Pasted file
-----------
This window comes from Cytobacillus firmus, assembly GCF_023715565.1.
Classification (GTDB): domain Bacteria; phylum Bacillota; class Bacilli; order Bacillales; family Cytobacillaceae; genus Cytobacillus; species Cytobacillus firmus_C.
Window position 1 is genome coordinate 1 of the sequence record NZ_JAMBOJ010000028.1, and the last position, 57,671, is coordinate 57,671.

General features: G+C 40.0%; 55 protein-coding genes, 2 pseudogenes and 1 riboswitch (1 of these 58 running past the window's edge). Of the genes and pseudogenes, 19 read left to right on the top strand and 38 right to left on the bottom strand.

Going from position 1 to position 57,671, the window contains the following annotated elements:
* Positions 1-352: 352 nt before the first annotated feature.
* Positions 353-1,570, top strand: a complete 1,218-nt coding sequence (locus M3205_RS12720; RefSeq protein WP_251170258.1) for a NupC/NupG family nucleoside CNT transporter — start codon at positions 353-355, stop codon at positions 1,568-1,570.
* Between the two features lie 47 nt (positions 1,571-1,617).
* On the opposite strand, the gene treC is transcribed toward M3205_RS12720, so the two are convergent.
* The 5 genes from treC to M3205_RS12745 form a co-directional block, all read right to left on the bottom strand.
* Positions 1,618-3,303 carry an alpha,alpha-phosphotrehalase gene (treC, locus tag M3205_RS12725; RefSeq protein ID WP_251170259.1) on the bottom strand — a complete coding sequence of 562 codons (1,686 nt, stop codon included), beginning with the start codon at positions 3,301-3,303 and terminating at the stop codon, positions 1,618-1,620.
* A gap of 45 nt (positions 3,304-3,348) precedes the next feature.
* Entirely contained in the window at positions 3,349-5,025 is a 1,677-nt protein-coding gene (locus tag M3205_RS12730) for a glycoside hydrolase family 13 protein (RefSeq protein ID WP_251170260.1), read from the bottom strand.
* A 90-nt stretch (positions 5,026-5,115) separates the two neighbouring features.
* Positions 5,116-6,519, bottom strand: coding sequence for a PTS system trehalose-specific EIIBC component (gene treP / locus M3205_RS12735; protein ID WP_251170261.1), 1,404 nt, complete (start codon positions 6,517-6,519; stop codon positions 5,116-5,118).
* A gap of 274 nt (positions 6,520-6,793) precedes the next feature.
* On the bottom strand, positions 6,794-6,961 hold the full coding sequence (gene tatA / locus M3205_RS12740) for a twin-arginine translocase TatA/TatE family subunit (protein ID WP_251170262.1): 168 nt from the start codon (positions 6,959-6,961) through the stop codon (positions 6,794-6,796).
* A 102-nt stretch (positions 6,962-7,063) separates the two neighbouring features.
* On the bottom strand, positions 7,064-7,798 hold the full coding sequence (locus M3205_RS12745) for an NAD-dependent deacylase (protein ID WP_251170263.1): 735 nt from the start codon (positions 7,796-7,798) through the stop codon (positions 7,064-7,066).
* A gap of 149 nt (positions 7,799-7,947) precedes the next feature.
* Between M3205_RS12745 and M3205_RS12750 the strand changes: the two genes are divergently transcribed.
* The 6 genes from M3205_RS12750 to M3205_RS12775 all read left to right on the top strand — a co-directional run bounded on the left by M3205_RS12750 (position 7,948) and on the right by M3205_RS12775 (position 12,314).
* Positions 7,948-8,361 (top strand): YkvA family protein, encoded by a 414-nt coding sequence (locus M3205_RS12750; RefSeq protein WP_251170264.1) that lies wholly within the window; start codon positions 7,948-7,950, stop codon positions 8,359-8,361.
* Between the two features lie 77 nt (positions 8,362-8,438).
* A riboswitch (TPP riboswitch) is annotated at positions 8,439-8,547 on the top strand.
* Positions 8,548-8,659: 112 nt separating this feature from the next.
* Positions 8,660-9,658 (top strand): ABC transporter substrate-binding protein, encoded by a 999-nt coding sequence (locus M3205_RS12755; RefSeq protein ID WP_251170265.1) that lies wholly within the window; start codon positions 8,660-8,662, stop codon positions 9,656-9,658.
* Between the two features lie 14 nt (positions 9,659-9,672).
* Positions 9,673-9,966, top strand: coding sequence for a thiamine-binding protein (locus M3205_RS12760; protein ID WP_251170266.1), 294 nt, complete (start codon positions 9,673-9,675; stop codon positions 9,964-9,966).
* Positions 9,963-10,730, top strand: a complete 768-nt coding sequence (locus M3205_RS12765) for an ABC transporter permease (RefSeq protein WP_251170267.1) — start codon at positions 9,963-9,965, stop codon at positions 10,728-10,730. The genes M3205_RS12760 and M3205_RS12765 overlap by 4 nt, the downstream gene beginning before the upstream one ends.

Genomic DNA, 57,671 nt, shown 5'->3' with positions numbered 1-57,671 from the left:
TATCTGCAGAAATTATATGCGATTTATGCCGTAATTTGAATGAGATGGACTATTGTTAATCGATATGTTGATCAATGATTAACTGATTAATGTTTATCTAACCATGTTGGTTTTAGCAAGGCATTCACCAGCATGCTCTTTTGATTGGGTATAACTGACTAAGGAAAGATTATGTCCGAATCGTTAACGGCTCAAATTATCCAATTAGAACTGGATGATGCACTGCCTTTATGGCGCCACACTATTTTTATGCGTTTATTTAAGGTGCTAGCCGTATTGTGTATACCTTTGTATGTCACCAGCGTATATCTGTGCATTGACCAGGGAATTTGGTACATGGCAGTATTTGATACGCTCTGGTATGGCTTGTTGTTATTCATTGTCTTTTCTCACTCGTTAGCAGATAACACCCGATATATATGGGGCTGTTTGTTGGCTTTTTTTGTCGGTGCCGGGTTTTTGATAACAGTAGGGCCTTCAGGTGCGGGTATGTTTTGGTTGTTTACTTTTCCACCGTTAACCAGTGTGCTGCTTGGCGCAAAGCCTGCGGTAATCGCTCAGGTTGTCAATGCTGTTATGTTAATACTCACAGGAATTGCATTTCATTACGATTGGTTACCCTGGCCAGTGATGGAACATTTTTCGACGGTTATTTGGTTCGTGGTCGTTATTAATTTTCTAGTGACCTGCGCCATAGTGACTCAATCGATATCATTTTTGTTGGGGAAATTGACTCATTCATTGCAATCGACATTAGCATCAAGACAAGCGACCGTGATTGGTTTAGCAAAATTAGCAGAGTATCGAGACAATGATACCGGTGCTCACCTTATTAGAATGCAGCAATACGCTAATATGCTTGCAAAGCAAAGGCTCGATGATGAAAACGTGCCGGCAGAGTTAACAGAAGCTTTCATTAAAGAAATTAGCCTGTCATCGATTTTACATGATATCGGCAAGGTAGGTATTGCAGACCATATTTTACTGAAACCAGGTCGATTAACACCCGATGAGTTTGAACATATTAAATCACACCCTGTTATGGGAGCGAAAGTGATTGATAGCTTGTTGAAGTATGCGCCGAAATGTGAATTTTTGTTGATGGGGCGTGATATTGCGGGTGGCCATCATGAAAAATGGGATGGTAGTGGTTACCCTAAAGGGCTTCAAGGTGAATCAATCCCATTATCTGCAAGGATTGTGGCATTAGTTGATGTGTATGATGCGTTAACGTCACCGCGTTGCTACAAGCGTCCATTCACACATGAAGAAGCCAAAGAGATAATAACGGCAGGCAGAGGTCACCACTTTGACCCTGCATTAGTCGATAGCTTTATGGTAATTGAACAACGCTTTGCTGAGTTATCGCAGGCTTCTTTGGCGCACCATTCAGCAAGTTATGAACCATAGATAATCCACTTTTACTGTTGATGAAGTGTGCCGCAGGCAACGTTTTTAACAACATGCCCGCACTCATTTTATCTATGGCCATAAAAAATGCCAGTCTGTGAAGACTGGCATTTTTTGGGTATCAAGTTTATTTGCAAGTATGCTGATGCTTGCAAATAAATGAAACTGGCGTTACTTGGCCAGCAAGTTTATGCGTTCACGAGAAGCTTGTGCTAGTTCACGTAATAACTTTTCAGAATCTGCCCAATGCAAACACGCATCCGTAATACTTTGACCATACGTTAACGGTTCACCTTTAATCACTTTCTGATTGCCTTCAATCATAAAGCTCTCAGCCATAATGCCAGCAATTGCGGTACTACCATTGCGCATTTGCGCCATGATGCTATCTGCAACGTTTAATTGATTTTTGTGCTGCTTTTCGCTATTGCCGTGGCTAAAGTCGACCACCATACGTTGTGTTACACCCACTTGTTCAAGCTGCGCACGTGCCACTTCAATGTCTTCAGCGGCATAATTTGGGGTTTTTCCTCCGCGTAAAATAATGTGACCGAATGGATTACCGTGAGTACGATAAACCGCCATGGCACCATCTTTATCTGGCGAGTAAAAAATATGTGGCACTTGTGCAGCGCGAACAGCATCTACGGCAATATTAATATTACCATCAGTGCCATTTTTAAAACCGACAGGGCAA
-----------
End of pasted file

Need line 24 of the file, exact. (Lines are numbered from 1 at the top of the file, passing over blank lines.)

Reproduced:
* Between the two features lie 77 nt (positions 8,362-8,438).